The Hollies - He Ain't Heavy, He's My Brother

Pages

  • 3-5 (11)

Sheet type

  • original (9)
  • transcription (2)

File type

  • pdf (11)

Parts

  • lyrics (6)
  • chords (4)
  • guitar (3)
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The Hollies - He Ain't Heavy, He's My Brother
Origin of the song:

"He Ain't Heavy" was composed by Bobby Scott and Bob Russell. The pair had been introduced to each other by Johnny Mercer at a California nightclub. Despite the fact that Russell was dying of lymphosarcoma (cancer of the lymph nodes) and that the pair met in person only three times, they managed to turn out the song. Bob would never have given up the publishing and Bobby Scott agreed to Bob's company, Harrison Music Corp., publishing He Ain't Heavy. However, Bobby Scott waited until Bob Russell was on his death bed of Feb. Read more
1970 and purposely never signed the papers. A courtroom drama ensued after Bob's passing.

The Hollies soon recorded the emotional ballad, featuring the piano talents of Elton John, and with lead singer Allan Clarke providing a heartfelt rendition of the lyrics. The song had been discovered by the group's guitarist Tony Hicks as a publisher's demo.


Origin of the title

In 1924, the first editor of Kiwanis Magazine, Roe Fulkerson, published a column carrying the title "He Ain't Heavy, He's My Brother". Dated September 1924, the article speaks of Fulkerson's inspiring encounter with "a spindly and physically weak lad" carrying a baby and "staggering towards a neighboring park".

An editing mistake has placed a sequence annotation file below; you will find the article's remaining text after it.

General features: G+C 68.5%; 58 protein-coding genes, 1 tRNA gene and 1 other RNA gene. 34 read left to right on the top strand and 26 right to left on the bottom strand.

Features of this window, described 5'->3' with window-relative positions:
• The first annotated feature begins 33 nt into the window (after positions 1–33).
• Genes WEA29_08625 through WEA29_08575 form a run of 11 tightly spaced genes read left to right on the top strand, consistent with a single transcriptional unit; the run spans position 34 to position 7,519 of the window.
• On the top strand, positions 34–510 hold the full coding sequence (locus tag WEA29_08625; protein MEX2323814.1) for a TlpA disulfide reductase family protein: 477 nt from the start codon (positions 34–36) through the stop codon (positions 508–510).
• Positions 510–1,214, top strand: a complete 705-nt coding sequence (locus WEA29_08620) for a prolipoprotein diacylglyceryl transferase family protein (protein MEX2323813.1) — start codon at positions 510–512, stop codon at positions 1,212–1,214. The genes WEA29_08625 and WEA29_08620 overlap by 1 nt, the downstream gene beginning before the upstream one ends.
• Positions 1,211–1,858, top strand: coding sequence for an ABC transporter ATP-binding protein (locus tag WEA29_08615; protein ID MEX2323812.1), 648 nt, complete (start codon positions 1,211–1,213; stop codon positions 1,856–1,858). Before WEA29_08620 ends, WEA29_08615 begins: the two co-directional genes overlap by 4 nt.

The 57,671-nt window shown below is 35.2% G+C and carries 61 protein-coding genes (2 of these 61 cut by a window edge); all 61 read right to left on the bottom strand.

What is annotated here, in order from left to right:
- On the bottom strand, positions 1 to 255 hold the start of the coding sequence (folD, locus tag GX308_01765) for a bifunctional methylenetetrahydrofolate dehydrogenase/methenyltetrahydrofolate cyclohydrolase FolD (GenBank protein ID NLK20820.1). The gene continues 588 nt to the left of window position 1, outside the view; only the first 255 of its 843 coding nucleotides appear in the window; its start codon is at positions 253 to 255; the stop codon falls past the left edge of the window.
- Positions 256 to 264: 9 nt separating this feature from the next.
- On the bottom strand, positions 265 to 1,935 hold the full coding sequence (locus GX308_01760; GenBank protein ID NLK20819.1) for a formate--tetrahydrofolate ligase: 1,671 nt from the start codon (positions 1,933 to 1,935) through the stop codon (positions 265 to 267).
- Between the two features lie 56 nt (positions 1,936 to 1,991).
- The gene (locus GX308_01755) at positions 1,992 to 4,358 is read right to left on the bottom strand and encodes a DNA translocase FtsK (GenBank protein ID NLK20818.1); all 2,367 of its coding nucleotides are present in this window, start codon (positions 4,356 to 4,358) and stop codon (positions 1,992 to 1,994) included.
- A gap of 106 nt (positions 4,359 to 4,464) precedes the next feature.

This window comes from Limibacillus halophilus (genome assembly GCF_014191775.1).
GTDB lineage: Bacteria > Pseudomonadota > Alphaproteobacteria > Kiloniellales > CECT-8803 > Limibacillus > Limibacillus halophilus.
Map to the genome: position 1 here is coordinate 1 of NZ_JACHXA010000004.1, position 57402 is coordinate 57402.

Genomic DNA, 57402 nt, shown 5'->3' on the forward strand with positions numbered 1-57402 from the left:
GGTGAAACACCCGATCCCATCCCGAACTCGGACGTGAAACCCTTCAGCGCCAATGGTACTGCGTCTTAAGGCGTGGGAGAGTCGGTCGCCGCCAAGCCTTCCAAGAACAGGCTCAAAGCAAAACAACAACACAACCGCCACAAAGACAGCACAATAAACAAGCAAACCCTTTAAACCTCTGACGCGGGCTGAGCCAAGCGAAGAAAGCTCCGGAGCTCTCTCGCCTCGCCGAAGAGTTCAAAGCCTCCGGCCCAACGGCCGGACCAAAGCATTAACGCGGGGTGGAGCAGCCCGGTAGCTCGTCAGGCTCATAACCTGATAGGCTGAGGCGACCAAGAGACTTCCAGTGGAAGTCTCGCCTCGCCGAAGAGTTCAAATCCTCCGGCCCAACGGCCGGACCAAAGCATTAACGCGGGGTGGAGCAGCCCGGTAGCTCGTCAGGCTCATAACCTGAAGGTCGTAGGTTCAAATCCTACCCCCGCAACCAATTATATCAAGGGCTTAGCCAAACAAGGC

" 'Pretty big load for such a small kid' I said as I met him. 'Why, mister,' he smiled, 'He ain't heavy; he's my brother.' "

The phrase is also associated with Father Edward J. Flanagan, the founder of Boys Town. Father Flanagan came across a line drawing in the Christmas 1941 edition of the Louis Allis Messenger, a company publication. The "Two Brothers" line drawing of a young boy carrying his brother featured on Page 44, in gold & black ink. The caption read "He ain't heavy Mister - he's m' brother!" It was created by Mr. Van B. Hooper who later became the editor of Ideals Magazine. The drawing was subsequently repeated in the first issue of Ideals in December of 1944.


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